Lizzo’s live performance of “Jerome” was played in Dolby Atmos at the Microsoft Theater on Sunday during Dick Clark Productions’ American Music Awards.
Dolby Atmos was launched in 2012 for cinema. It debuted with the world premiere of Disney/Pixar’s Brave at the then-newly rebranded Dolby Theatre in Hollywood. Since then, it has gained momentum as a format for theatrical presentations. Dolby then moved toward home entertainment, offering the format for supported movies and streaming on select TVs and mobile devices.
The company is now reaching out to artists, record labels, streaming services and consumer electronics manufacturers in an effort to make Dolby Atmos music accessible. Universal Music Group and Warner Music Group have announced plans to release select tracks mixed in Atmos. Today, consumers could listen to these mixes at home via Amazon Music HD on Echo Studio or specially released albums on Blu-Ray, according to the company.
“Dolby’s heritage is rooted in music, and we’re continuing to build upon that legacy by reinventing how music is experienced — creating new shared moments for artists and fans alike,” said Todd Pendleton, senior vp and CMO at Dolby Laboratories, in a statement. “The American Music Awards was the perfect place to showcase the future of music through this first-of-its kind Dolby Atmos experience.”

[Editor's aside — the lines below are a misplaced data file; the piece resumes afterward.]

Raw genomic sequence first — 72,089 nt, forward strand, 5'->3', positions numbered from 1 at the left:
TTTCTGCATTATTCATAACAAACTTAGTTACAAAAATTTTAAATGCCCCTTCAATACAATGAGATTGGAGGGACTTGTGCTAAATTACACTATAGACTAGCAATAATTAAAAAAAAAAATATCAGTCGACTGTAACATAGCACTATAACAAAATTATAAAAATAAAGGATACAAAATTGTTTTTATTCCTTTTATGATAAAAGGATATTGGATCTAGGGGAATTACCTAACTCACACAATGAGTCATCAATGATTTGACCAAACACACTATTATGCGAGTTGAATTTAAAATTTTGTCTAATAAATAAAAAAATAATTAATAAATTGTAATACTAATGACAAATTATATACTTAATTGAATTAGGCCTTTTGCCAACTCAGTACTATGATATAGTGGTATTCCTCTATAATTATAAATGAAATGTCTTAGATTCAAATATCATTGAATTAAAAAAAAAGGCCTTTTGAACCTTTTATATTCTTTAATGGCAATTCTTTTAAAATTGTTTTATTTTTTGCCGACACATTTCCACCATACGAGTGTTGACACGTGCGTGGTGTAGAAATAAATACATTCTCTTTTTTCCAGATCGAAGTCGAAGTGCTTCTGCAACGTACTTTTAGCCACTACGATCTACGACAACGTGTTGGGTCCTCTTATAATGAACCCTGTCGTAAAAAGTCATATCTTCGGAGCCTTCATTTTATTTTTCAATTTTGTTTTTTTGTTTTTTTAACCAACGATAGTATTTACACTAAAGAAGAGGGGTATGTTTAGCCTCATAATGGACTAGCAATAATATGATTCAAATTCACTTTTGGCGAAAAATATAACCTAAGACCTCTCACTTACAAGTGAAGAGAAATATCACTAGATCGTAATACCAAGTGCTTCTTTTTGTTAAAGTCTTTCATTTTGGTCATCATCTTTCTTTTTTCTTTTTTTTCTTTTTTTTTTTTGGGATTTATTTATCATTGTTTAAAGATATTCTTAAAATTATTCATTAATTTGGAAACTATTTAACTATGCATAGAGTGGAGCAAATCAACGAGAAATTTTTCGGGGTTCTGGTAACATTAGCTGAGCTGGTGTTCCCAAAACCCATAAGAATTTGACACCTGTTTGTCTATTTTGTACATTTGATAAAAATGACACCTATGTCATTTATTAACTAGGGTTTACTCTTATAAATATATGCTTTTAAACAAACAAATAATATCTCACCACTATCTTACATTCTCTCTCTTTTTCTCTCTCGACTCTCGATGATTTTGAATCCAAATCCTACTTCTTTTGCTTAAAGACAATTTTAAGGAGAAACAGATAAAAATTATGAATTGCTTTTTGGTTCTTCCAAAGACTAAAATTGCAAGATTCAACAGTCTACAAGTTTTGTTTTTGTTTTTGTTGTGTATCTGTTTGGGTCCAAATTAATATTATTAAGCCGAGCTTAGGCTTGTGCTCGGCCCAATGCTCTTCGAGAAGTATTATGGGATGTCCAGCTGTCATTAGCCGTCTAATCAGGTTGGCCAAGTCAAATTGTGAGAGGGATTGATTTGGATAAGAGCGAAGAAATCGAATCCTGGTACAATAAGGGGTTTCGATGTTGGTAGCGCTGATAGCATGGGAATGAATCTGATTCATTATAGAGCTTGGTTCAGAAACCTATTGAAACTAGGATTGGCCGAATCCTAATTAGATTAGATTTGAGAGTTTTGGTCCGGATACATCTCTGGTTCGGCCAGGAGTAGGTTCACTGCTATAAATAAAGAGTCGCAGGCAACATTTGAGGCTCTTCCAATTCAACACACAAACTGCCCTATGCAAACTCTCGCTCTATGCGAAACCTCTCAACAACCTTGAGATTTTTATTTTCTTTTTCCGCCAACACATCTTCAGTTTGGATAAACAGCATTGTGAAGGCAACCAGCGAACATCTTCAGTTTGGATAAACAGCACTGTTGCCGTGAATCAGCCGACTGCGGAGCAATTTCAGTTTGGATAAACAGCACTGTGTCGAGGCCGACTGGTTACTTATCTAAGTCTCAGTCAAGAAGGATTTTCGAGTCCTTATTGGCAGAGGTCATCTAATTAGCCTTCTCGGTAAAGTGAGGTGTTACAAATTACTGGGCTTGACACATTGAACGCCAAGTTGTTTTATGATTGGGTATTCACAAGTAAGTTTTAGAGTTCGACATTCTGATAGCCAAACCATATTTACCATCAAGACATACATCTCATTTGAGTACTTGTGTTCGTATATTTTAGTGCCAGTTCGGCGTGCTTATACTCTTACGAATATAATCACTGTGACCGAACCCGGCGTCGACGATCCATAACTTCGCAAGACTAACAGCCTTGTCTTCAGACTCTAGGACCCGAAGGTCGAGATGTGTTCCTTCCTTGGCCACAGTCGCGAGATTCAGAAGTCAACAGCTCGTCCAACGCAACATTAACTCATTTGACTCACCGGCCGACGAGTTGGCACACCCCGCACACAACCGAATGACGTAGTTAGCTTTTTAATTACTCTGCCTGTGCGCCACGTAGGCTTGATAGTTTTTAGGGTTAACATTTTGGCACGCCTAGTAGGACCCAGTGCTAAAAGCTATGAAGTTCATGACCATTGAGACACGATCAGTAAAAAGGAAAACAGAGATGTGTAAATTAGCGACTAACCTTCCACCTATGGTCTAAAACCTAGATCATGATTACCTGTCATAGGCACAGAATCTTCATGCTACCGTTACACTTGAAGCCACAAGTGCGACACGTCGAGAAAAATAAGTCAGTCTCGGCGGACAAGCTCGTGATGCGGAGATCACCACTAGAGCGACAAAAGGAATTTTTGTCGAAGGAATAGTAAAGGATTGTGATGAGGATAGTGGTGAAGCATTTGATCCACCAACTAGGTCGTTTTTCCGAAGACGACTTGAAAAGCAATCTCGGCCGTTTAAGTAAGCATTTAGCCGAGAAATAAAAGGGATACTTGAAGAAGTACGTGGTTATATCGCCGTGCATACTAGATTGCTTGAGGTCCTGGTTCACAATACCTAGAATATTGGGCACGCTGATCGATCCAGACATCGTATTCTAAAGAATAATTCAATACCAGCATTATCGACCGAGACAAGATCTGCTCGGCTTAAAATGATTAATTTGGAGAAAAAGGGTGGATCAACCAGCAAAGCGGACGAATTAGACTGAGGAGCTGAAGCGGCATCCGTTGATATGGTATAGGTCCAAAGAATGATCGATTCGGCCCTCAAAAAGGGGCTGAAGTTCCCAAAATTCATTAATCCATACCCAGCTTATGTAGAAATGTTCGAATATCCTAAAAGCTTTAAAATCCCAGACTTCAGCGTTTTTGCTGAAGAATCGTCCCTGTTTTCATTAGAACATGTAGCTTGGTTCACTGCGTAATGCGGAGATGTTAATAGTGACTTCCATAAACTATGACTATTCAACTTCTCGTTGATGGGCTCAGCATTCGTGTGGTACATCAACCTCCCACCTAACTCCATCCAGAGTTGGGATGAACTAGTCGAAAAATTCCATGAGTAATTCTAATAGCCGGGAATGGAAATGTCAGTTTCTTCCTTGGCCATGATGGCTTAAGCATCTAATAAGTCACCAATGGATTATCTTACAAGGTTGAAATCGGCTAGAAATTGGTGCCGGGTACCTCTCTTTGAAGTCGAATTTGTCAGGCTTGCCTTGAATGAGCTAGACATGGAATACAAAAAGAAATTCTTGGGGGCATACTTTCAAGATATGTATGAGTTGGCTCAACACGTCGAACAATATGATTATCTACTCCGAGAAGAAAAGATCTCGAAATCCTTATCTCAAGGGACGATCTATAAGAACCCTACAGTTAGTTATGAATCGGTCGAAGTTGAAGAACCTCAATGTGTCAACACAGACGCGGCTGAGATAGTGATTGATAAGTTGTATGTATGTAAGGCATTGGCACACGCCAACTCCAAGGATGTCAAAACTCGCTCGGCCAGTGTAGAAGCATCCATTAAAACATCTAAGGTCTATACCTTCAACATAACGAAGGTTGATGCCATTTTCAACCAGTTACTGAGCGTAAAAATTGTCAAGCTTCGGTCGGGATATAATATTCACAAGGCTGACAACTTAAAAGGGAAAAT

“Listening to these songs in Dolby Atmos unleashed every musical detail as it was meant to be heard, completely immersing our live audience in a whole new way,” said DCP CEO Mike Mahan in a statement.
During the AMAs, Dolby also kicked off a new Dolby Atmos Music consumer campaign featuring Lizzo, which aired as a broadcast commercial and is now available on YouTube.
Dick Clark Productions is owned by Valence Media, which is also the parent company of The Hollywood Reporter.